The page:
What’s the best way to insulate a 1906 farmhouse?

I think your plan is terrific, but I’d suggest a slightly different approach when it comes to insulating your walls. If this were my place, I wouldn’t use batt insulation. Spray foam is much more effective, and there are two specific reasons why this is especially important in your case. First of all, spray foam offers a much better real world insulating value than batts, even when the R-values are similar on paper. Air and filtration is the reason. The rated insulating values stamped on bales of batt insulation come from laboratory analysis where no draft or air movement exist. Effective R-value will drop tremendously in your case because of drafts. This isn’t an issue for spray foam because air is unable to pass through it. The second reason I’d recommend spray foam for your project is the inevitably leaky nature of the outer envelope of your walls. Old houses like the one you’re working on allow tremendous amounts of outdoor air to enter wall cavities. That’s because builders had no access to sheet materials and building wraps that are common today. Besides offering outstanding insulation value, spray foam seals every crack and cranny. I expect your home will use half as much energy if spray foam is used for the renovation as opposed to batts. You’ll notice less drafts, too. The drawback is that spray foam is considerably more expensive, but with rising energy costs it won’t take long to recoup the added investment.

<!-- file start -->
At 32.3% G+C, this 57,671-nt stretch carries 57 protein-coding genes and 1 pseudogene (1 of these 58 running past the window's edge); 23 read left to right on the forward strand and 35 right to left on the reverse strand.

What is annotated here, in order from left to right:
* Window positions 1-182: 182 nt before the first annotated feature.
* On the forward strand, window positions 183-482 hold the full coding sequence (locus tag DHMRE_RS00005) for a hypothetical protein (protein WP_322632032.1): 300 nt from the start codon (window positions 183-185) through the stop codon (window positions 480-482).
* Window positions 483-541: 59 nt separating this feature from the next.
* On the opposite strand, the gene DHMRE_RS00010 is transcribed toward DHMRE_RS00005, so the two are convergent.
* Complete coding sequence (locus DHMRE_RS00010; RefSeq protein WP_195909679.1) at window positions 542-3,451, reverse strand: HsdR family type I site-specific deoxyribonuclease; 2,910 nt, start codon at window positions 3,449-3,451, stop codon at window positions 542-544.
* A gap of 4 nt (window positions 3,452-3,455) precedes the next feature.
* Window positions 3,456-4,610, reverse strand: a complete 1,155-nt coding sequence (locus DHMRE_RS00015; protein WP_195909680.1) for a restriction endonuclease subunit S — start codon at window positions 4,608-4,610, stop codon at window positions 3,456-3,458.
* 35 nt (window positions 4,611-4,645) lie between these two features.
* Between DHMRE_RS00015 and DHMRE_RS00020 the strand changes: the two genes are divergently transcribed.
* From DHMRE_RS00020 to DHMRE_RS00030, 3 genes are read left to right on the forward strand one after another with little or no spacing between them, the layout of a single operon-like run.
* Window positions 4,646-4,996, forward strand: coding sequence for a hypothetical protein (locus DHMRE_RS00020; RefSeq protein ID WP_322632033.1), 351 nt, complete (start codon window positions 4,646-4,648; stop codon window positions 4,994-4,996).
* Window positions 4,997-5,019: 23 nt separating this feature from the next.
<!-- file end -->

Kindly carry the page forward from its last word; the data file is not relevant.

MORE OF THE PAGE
Posted on February 8th, 2013